January Meeting – Sunday January 27, 2019

The Lives of the First People of the Northwest as Revealed by their Skeletal Remains

Archaeologists learn about ancient peoples through studying the tangible evidence they left behind. Remains of tools, technologies, houses, and foodstuffs tell us a great deal about the cultures of our predecessors, but it is only through their skeletons that we can gain a true sense of what it was like to live their lives. This presentation will discuss the few individuals who have come forward in time from the earliest well-documented cultures of the Pacific Northwest, including those from Marmes, Buhl, and Kennewick, and show how the evidence they provide compares with what is known about other first North Americans.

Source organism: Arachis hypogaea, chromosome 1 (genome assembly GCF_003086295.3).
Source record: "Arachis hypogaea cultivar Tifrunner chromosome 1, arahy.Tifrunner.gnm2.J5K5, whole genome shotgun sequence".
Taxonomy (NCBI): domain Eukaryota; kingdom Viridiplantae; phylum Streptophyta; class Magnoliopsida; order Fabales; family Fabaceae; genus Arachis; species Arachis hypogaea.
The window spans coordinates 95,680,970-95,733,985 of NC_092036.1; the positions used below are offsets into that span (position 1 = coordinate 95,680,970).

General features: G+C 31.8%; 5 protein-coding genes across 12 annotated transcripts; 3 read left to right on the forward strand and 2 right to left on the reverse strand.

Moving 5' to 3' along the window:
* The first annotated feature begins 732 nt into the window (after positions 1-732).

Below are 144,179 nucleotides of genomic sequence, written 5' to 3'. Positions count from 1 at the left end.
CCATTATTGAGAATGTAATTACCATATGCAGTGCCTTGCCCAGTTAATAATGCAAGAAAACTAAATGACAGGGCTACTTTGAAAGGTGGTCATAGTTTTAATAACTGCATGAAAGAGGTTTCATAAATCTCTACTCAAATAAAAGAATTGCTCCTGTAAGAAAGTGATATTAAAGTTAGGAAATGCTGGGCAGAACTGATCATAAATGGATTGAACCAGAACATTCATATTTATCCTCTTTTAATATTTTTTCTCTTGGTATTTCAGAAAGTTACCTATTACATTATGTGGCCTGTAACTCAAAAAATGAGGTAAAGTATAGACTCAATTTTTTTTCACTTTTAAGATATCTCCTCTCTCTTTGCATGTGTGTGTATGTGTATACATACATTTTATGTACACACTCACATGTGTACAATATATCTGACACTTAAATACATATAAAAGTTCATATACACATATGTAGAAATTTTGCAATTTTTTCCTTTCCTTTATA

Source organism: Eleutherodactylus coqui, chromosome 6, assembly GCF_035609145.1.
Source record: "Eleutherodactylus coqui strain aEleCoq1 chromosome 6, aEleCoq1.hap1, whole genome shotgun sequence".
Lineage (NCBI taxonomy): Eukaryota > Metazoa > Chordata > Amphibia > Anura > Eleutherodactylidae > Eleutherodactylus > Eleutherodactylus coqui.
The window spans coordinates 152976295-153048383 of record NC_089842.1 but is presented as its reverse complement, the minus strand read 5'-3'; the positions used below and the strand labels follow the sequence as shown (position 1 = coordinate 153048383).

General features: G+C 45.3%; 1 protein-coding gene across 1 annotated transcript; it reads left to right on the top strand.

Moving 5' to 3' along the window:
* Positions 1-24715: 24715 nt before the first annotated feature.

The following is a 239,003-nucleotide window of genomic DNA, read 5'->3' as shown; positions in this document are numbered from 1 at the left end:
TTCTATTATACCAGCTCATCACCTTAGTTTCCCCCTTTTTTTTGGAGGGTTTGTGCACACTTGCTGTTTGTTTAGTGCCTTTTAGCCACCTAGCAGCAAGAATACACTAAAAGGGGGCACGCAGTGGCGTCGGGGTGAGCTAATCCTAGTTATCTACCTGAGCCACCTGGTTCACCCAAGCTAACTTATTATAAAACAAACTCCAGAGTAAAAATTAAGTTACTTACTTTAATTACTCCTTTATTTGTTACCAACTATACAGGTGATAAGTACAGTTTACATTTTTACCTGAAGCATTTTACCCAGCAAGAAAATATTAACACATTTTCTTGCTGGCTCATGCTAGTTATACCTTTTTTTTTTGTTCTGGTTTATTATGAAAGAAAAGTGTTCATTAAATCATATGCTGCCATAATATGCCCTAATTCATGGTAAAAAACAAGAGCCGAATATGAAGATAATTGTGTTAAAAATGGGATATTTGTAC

Jim Chatters is an archaeologist and paleontologist who owns the consulting firm Applied Paleoscience.  He formerly managed contract paleontological and cultural resources research for the University of Washington, Central Washington University, Battelle Pacific Northwest Laboratory, Foster Wheeler Environmental, and AMEC. Officially “retired” he is actively involved in research and publishing on the Pacific Northwest and Mexico, and consults to the commercial radiocarbon dating laboratory DirectAMS. In 1996, Chatters recovered, and was the first scientist to study, the PaleoIndian skeleton now known as Kennewick Man.  He is the author of numerous scientific articles and monographs and the public-oriented book Ancient Encounters: Kennewick Man and the First Americans (Simon & Schuster, 2001).

4120 86th Ave SE | Mercer Island, WA 98040
January 27, 2019


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